Let us imagine a scenario unthinkable in historical actuality. What if Bonney (1897-1994), a childless wealthy woman born to privilege and ease in Pretoria, South Africa to a German family had, in 1919, met Texas-born radical and mother of nine children, Scott Griffiths? Both fought against the rigid strictures of class and gender-prescribed roles in remarkably different ways. Living in Bowen Hills in a house with servants, and without maternal responsibilities, Bonney had more flexibility and opportunities than most women of her age. Others might have devoted their time and finances to the arts or charitable endeavours. She, however, used her wealth to finance a career in aviation without the urgency to find sponsors. Living on the other side of the river in reduced circumstances, Scott Griffiths was a fierce advocate of pacifism, radical socialism and revolution. These are not the ideologies of the wealthy and well-connected. Their conversations could have been angry, antagonistic and marked by the inability to comprehend each other’s beliefs and choices.
The compilation of the names was not without challenges. The complexities and intricacies of Indigenous knowledge were systematically attacked by colonists. Yet, despite the relentless intention to damage and destroy, many early stories of the region were chronicled. They provide other, if imperfect, windows into the many histories of this location. Around 1820, Eullah was a teenage Indigenous woman from this area. At fifteen years old she was a competent fisherwoman along both banks of Maiwar (the Brisbane River). Returning from Bulimba on the southern bank, her younger brother Oollu was attacked by a bull shark, and Eullah fought the predator off. Together with her unnamed betrothed, they took refuge at the western edge of Yow-egarra where Newstead House now stands. Their elder brother, named ‘King Billy’ by early colonists, recounted this story of heroism to the first Brisbane Police Magistrate, Captain John Wickham, in 1845.
This story opens into a wider layered panorama of the intersection of the Turrbal Jagera nation and British colonisers. In 1823 when the aristocratic English surveyor, John Oxley, led his expedition to locate a suitable location for a secondary detention centre far from Sydney, he particularly admired the aspect of elevated Newstead along the river Maiwar.
The heroic rescue by Eullah, probably around 1825, occurred at the beginning of a rapacious colonial enterprise into this place, and marks a tragic and poignant reminder of the lost vibrancy of an ancient civilisation, destroyed by bullet and disease. She sought refuge from the bull shark in a sacred burial site. Its traditional significance was all too soon swept away by wealthy and determined colonial adventurers, intent on the acquisition of power, money and prestige.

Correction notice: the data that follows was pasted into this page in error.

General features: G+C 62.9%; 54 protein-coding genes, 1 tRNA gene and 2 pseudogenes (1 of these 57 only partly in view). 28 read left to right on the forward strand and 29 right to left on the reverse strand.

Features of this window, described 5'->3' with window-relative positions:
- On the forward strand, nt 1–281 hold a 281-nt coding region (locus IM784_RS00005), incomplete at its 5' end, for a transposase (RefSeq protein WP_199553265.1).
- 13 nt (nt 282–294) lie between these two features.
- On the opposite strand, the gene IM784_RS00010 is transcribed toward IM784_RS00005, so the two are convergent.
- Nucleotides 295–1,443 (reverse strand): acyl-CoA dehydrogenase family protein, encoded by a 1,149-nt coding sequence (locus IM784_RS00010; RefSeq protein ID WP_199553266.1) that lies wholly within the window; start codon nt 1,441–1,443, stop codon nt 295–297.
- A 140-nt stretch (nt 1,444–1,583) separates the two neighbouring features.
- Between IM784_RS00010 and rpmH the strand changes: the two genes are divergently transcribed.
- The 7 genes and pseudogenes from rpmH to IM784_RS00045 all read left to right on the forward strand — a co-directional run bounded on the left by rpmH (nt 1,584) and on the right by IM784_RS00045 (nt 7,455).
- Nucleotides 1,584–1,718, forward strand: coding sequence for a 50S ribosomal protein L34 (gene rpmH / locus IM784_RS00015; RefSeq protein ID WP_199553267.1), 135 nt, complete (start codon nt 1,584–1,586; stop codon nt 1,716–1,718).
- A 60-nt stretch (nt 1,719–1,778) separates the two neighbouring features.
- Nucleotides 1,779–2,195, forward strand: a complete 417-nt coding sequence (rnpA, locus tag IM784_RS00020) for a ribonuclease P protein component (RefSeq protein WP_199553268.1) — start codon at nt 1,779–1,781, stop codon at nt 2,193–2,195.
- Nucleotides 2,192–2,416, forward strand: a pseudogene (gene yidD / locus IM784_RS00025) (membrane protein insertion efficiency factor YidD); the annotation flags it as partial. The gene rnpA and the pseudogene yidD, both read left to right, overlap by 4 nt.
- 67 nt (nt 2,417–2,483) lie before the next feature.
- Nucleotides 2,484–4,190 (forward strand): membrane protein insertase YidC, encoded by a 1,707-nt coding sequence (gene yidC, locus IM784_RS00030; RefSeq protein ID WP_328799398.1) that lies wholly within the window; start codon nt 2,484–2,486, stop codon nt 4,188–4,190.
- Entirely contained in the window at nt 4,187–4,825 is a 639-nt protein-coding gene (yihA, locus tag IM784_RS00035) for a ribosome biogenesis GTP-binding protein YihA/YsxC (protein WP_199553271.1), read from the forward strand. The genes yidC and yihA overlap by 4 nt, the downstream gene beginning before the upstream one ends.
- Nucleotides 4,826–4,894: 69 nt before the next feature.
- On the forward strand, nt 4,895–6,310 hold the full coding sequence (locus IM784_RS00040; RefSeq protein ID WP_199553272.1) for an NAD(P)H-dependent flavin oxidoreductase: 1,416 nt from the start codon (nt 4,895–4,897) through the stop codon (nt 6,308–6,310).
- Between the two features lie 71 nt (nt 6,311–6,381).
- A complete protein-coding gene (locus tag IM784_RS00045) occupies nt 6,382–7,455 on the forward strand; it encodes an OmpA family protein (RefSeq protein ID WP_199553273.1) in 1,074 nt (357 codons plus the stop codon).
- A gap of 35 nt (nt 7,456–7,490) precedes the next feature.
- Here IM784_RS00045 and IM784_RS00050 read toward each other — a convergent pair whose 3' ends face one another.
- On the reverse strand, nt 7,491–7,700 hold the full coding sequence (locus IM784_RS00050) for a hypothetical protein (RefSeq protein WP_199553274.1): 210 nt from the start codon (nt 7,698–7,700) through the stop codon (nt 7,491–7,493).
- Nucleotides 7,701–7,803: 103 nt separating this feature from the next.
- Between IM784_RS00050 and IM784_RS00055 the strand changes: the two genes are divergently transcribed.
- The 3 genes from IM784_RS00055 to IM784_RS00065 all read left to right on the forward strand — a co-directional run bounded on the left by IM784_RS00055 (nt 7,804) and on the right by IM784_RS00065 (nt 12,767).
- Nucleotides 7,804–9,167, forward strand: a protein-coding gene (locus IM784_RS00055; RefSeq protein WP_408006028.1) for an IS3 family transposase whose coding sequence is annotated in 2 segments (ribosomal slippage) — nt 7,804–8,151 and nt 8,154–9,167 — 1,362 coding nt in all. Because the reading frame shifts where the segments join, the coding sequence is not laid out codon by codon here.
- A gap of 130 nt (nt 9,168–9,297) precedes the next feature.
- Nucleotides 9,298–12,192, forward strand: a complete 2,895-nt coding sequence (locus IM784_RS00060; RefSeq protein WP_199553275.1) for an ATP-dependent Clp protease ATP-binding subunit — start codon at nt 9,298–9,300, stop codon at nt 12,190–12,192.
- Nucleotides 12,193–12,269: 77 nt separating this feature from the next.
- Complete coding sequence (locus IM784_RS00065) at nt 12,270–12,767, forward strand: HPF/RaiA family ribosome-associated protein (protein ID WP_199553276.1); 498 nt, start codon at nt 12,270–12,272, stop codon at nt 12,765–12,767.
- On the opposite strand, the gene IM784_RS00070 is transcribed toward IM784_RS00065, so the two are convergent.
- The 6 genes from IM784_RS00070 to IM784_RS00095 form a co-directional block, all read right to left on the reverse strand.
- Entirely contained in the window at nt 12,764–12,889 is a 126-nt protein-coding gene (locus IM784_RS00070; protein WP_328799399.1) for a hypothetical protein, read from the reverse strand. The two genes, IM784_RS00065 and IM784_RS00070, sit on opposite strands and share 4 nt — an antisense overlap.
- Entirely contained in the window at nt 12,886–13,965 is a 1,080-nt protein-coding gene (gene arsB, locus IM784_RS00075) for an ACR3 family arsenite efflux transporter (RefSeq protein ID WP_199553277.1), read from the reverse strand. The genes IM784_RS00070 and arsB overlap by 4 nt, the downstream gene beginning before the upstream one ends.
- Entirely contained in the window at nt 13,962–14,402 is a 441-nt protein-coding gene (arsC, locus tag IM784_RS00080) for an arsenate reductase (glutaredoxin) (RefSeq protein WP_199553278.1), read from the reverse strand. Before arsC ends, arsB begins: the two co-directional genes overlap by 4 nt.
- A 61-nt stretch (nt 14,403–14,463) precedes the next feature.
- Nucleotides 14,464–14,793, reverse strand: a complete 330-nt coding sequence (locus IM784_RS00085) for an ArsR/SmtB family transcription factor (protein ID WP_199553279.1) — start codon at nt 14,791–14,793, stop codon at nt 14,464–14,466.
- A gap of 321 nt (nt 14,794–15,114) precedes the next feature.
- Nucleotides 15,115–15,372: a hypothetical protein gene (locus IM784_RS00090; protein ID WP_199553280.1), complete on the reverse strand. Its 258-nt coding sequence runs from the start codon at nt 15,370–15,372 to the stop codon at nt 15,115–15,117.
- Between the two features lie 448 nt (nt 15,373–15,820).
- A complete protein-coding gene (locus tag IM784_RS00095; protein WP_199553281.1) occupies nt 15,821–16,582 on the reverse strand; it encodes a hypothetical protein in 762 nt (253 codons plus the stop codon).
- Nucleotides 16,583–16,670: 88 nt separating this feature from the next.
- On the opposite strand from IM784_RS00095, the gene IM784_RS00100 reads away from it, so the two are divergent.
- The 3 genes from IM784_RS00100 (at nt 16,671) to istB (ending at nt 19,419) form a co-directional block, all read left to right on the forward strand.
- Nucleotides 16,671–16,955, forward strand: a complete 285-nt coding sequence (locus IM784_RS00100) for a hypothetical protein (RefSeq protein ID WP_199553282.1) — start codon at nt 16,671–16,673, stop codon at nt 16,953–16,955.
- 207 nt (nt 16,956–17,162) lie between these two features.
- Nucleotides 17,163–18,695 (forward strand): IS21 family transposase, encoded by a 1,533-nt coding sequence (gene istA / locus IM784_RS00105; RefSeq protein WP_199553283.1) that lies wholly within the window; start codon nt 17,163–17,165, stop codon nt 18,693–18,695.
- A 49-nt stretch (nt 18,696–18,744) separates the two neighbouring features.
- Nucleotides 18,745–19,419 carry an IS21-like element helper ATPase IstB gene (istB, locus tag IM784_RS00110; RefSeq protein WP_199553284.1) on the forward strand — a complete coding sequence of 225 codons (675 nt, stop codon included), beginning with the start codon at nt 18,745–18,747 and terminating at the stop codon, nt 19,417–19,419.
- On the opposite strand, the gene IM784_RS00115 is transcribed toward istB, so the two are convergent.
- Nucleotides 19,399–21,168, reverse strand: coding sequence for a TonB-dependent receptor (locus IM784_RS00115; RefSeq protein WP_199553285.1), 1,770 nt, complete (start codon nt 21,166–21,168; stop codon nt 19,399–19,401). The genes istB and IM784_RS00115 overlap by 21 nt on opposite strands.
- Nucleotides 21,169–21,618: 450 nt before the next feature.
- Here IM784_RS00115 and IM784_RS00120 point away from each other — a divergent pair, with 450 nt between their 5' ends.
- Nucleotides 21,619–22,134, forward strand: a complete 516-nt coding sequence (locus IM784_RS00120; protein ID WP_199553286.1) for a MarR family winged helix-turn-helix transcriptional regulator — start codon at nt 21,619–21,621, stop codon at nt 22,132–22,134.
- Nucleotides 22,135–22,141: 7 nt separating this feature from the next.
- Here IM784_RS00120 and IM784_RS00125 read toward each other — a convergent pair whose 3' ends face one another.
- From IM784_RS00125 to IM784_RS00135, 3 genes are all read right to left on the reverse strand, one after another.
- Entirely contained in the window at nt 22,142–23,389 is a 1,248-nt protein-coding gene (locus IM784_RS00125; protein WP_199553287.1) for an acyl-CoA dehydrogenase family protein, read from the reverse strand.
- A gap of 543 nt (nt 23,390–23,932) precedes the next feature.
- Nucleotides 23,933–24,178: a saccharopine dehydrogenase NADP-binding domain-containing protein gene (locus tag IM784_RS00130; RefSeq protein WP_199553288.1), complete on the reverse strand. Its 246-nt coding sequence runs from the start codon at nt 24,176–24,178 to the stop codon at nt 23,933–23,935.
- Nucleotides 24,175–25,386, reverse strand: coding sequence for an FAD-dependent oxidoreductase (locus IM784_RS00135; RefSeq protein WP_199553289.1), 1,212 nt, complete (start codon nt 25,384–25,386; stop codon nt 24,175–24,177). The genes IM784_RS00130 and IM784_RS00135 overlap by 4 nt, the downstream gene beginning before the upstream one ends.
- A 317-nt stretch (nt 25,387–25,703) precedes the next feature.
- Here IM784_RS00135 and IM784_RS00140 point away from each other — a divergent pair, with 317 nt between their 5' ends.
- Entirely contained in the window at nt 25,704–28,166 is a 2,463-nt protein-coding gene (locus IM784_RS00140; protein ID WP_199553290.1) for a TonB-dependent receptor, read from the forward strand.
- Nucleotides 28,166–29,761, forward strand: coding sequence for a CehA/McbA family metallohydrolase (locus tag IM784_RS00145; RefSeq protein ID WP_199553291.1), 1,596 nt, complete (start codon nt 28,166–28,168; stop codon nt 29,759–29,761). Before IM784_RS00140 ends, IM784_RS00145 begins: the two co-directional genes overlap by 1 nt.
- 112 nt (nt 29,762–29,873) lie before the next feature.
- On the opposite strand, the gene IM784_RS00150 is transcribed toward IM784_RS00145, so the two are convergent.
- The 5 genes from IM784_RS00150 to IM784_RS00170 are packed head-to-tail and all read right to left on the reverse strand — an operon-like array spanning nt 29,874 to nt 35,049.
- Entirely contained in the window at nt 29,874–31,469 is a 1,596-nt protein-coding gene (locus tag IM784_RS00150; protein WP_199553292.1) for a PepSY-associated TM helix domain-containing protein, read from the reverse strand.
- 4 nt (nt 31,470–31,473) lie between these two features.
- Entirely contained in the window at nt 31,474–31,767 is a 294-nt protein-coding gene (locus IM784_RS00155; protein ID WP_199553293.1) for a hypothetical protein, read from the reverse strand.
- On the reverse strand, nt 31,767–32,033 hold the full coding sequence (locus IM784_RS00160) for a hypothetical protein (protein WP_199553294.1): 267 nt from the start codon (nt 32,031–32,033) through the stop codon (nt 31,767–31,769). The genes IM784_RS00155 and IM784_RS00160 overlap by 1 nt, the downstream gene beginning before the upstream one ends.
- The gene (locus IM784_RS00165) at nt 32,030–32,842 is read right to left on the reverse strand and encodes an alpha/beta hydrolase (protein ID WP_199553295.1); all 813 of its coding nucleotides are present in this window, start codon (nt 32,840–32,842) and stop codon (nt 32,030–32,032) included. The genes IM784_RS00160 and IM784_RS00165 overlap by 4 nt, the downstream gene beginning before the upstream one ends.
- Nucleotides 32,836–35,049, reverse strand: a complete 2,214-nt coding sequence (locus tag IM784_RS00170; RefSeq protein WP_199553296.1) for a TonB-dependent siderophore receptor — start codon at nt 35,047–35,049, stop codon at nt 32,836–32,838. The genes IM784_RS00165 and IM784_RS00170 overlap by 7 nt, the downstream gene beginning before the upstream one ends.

Other more fully documented accounts cast light upon the lives and accomplishments of talented First Nation’s women. Senior song-woman and entrepreneur, Gwai-a, known in colonial society as ‘Margaret Catchpenny’, ‘Wide Mouth Kitty’ and ‘Catchpenny Mary’, was probably born around 1810. She earned a living as a street performer for white audiences in the 1860s. She also performed on race days along Racecourse Road which ran into the river at Hamilton at what is now Bretts Wharf. This was an area of a major campsite. As a woman of renown she choreographed inter-tribal corroborees. As an elder, she and her second husband, Kerwalli, ran a successful oyster and crab business, harvesting shellfish in Sandgate and selling them in the Brisbane CBD. Gwai-a and ‘King Sandy’ were jointly painted on several occasions by Oscar Fristrom. They were the only First Nations people allowed to camp within the CBD after the notorious Boundary Road in West End enforced segregation.
Though not subject to cultural obliteration as the lives of most Indigenous peoples were, talented and capable colonising women also found it difficult to achieve recognition. In the nineteenth century, when powerful colonial men controlled the public domain, the activities of women were often seen as unremarkable, trivial and irrelevant. Even privileged white women fought to have their voices and their achievements in the public domain recognised. Brisbane’s first university trained dentist, Martha Burns (1873–1959) was forced to wait. Burns was nearly thirty before commencing her training because her father believed her life should be devoted to privileged leisure rituals like tennis, balls and tea parties prior to marriage. She remained single, and conducted a successful dental practice in Queen Street.
For First Nations women, this relegation to invisibility was even more pronounced. Yet, with careful and painstaking research, stories of their resilience, endurance and achievement have been uncovered and commemorated. bandarra-gan chidna is a milestone for this process of historical archaeology, leading to public recognition and acclaim. The poems of Oodgeroo Noonuccal, Maureen Watson and Alice Eather shine a sacred luminosity into their continuing stories of survival, triumph and attainments.
The accounts of the remarkable women celebrated in this installation and in this publication range across time, class, religion, sexuality, political adherence, sphere of endeavour and ethnicity. This list is by no means complete. More research will undoubtedly identify other women of distinction and merit. There are so many more unrecognised women, who laboured unceasingly to make their communities more resilient, inclusive and progressive. This book, women of brisbane, looks forward through looking back and welcomes the dawn of a more equitable future, as larger fissures appear in a marble ceiling that contained women for far too long.